By Robert Simmon, NASA Goddard Space Flight Center (www.nasa.gov/goddard
), Greenbelt, Md.
hen it comes to misinterpreting a satellite image or map, there are many ways the media and other organizations can get it wrong. For example, consider this recent headline and image from the U.K.’s Daily Mail Online:
World of two halves! Map shows most of Northern Hemisphere is covered in snow and ice.
As far as I could tell, the imagery was from late January to early February. Most of the Northern Hemisphere covered in snow and ice?
At first glance it’s a plausible claim, but here’s the problem: The map is in a cylindrical equirectangular projection, which distorts relative areas. Regions north and south of the equator appear larger on the map than they are in reality—the higher the latitude, the larger the exaggeration. As a result, a much higher percentage of Earth’s surface appears to be covered in snow or ice than really is. As far as I can tell, the snow and ice map came from the National Oceanic and Atmospheric Administration’s Environmental Visualization Laboratory.
After transforming the map to an equal-area projection (in this case Mollweide, which also preserves straight lines of latitude), it’s obvious that most of the Northern Hemisphere remains snow and ice free—even in mid-winter:
A map showing just the Northern Hemisphere (azimuthal equal area, centered on the North Pole) makes it even more clear:
For maps of measured quantities on Earth’s surface (like snow, temperature, rainfall or vegetation) it’s important to choose a projection carefully to minimize misunderstandings of the underlying data. It’s far too easy for a map to exaggerate one area at the expense of another. It’s also important to keep projections consistent when displaying a time series or comparing datasets with one another.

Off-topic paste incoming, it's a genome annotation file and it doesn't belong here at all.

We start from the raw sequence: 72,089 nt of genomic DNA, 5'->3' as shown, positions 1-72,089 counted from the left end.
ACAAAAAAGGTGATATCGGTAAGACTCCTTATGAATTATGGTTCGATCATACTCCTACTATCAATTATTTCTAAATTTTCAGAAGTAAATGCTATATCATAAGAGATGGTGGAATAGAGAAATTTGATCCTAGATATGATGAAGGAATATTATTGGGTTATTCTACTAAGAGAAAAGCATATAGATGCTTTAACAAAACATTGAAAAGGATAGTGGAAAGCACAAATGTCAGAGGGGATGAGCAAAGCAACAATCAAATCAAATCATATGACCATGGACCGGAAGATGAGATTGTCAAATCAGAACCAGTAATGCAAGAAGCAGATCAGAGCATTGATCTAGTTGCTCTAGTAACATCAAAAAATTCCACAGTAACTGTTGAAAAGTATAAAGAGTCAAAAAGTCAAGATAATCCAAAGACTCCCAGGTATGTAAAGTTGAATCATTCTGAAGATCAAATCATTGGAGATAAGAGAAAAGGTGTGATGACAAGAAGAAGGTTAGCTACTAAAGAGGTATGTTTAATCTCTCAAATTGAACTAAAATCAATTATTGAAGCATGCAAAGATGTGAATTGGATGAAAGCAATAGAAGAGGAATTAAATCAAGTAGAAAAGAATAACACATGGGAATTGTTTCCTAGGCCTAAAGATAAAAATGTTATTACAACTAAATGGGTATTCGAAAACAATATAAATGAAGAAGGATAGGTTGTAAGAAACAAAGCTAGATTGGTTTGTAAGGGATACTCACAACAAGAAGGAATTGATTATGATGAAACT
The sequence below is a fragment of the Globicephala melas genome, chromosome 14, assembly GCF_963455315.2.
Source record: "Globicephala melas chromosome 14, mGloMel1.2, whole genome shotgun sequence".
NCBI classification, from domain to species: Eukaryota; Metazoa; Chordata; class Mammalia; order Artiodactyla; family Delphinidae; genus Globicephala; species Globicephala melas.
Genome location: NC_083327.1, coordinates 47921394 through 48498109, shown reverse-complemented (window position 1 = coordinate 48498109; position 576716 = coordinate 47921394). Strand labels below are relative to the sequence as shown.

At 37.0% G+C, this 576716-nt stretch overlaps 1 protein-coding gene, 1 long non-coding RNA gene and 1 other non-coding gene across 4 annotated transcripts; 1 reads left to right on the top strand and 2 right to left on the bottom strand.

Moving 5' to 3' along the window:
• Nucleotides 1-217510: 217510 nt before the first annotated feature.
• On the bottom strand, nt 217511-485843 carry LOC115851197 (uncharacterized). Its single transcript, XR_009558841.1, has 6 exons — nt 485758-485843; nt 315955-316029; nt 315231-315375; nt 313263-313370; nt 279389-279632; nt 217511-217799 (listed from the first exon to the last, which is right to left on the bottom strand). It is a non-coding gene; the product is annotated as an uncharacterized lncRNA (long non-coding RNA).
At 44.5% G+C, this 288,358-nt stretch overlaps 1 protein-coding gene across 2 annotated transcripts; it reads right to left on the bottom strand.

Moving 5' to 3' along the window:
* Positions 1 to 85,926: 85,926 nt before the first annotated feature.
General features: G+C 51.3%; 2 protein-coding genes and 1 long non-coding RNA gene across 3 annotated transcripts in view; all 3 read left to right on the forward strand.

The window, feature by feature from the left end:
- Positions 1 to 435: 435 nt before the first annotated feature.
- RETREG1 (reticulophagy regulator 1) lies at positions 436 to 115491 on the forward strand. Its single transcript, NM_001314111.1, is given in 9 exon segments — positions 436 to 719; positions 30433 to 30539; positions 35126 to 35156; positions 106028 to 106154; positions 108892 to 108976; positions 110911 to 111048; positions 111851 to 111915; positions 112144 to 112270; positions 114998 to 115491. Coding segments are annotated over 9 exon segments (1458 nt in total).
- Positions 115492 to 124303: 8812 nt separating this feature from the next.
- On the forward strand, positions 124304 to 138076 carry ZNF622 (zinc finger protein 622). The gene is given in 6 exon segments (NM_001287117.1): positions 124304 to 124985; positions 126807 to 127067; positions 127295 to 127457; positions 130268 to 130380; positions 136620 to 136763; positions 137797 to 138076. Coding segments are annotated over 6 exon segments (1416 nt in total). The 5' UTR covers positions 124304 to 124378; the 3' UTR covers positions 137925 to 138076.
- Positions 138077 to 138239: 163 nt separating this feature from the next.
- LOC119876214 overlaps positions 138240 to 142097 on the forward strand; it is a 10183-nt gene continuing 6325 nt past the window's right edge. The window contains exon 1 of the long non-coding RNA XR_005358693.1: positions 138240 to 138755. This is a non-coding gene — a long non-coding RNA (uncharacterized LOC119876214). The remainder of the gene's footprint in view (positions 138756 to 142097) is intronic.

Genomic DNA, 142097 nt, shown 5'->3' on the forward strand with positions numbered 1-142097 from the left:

Despite the major flaw of not being equal area, a cylindrical equirectangular projection, which goes by many other names, is useful. It’s the standard projection for importing into a 3-D program and wrapping around a sphere, and it’s easy to define the corner points and scale for import into software to transform to other map projections.
Here I performed all the reprojections with the excellent tool G.Projector, which is a cross-platform application that can transform an equirectangular map image into one of more than 90 global and regional map projections. Longitude-latitude gridlines and continental outlines may be drawn on the map, and the resulting image may be saved to disk in a variety of graphic formats (see www.giss.nasa.gov/tools/gprojector
For more information about map projections, see the U.S. Geological Survey (USGS) page Map Projections (http://egsc.usgs.gov/isb/pubs/MapProjections/projections.html
), the National Atlas’ Map Projections: From Spherical Earth to Flat Map (www.nationalatlas.gov/articles/mapping/a_projections.html
) and the Wolfram Mathworld Map Projection site (http://mathworld.wolfram.com/MapProjection.html
). For an in-depth discussion, read Map Projections—A Working Manual, which is available from USGS at http://pubs.er.usgs.gov/djvu/PP/PP_1395.pdf